“The ability to generalize to unseen data is at the core of machine learning.”

At the heart of much of current AI research is the question of how to make algorithms **generalize to unseen data**.

In the context of machine learning, most models are trained and evaluated on data following an** i.i.d.** (independent and identically distributed) assumption, which implies that training data and test data for a given task are sampled from the same distribution. Generalization then means extracting this shared underlying distribution from the train data alone.

The i.i.d. assumption, however, frequently fails in the real world, where environments constantly shift, and o.o.d. (out of distribution) learning is crucial for survival.

Humans are currently much better at generalization than machines: we can quickly recognize distribution shifts in the environment and are “few-shot-learners”, inferring rules from few examples. We can more flexibly adjust our inference models to data that is different from what we have seen before. For many classical ML models, this isn’t true: **catastrophic forgetting** is a common problem that refers to the phenomenon of neural network models abruptly forgetting everything they learned when trained on new, unseen data.

Generalization is closely related to the problem of **overfitting vs. underfitting** training data, where overfitting refers to overexplaining the data by essentially fitting too much **noise** vs. too little **signal**. Standard ways of tackling overfitting are lower-parameter models, pruned models and regularisation techniques (dropout, L2 norms, etc.). Some of these intuitions have, however, been questioned by phenomena like the **double descent** (this Twitter feed explains double descent and how it relates to regularisation with a simple example), where higher-capacity models generalize worse than lower-capacity models because they overfit, but going to even higher-capacity models results in them generalizing even better than lower-capacity models.

Intuitions on overfitting have also been put into question by large-scale transformer-based models’ generalization performance, which began with GPT-3’s uncanny ability to solve tasks it hadn’t been trained on.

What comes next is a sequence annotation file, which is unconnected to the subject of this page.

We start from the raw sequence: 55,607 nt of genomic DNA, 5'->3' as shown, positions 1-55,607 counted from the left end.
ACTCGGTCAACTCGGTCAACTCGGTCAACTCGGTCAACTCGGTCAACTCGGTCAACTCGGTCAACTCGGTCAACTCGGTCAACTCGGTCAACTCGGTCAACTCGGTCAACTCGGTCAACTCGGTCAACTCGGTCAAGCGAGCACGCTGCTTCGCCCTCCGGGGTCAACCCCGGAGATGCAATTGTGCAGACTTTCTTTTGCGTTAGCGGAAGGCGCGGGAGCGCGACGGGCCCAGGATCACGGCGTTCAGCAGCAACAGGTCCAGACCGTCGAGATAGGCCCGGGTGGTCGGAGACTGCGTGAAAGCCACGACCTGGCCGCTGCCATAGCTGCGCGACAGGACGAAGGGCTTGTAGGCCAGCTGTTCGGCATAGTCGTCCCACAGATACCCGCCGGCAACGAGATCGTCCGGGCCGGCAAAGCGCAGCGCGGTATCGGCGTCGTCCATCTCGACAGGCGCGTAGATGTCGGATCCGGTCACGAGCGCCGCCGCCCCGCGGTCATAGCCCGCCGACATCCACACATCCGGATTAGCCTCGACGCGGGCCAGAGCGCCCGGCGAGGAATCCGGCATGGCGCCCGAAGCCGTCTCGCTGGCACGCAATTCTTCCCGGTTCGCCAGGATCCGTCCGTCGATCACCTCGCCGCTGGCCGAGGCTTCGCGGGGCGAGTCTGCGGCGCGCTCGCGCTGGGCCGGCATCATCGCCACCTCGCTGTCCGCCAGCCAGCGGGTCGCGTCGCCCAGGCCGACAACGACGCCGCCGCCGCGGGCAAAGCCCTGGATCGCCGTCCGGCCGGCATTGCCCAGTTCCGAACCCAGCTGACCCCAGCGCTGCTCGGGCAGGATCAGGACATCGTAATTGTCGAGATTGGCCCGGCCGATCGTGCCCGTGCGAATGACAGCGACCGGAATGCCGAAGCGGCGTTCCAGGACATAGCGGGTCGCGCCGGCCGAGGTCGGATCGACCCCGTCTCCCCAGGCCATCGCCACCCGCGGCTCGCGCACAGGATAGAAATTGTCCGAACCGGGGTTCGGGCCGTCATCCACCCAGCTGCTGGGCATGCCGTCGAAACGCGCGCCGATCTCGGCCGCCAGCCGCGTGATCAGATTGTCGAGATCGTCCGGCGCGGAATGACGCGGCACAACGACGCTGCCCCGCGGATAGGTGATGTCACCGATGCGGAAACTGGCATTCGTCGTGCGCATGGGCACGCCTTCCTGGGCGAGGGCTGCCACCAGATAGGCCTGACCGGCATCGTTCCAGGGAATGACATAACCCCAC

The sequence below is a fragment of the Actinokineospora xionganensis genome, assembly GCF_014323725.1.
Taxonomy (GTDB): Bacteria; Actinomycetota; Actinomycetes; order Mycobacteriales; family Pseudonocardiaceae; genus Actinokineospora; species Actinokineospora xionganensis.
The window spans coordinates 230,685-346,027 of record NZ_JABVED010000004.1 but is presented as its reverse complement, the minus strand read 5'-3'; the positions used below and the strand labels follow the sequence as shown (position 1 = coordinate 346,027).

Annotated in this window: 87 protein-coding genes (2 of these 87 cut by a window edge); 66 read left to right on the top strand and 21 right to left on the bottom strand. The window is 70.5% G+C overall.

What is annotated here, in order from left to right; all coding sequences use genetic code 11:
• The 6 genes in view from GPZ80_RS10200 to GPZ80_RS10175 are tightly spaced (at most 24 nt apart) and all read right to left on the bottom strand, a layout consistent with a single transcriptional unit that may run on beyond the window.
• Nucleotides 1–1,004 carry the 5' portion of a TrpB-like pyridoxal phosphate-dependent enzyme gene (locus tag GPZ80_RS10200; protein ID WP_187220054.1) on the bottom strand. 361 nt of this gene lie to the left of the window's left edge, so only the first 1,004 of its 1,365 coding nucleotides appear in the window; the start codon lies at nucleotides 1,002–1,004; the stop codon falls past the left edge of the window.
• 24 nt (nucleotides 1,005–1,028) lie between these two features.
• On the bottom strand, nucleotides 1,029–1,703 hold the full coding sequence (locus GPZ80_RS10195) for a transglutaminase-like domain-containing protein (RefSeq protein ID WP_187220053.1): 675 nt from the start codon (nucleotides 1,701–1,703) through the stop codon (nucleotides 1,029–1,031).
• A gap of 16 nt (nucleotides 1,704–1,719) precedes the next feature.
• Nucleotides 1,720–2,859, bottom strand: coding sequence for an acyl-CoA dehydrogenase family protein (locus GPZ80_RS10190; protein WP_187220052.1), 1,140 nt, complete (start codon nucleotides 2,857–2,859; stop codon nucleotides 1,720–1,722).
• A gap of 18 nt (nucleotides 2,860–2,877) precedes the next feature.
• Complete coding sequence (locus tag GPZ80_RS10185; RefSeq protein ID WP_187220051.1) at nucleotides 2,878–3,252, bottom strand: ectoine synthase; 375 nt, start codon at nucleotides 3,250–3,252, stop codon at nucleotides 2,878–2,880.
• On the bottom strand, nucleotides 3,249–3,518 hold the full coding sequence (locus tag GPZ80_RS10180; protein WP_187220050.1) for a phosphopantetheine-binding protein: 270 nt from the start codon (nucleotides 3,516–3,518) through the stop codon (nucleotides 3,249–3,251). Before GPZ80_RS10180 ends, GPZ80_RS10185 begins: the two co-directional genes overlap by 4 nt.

DeepMind’s new Flamingo goes further by connecting language with vision models that can integrate across a wide range of combined vision-and-language tasks:

The ability to **represent knowledge in a way that generalizes across tasks** seems intuitively much more intelligent than a neural network classifying dogs and cats after seeing millions of labeled examples of dogs and cats.

And so the surprising success of these models poses interesting questions about what generalization means, and how it can be achieved: what exactly is learned by these models? This question is not becoming easier to answer with ever-increasing model sizes, with parameter counts close to the number of neurons in the human brain. Given their enormous capacity, do these models just remember all of the training data in a clever way, or is there something more?

Generalization interacts in important ways with memory: the idea is that if we extract **understanding** from data, we have access to a much more flexible, condensed representation of knowledge than if we just remember it. This is an essential task in many unsupervised learning settings, e.g. disentangled representation learning. The ability to generalize to unseen data is thus not only at the core of machine learning but at the heart of many **definitions of intelligence**.

According to Markus Hutter, intelligence bears many similarities to **lossless compression**, and appropriately, the Hutter price is awarded for advances in the compression of a text file of the first 1.000.000.000 letters of a specific version of English Wikipedia. Together with his colleague Shane Legg, they condensed a definition of intelligence out of a wide range of definitions from psychology, machine learning, and philosophy into this formula: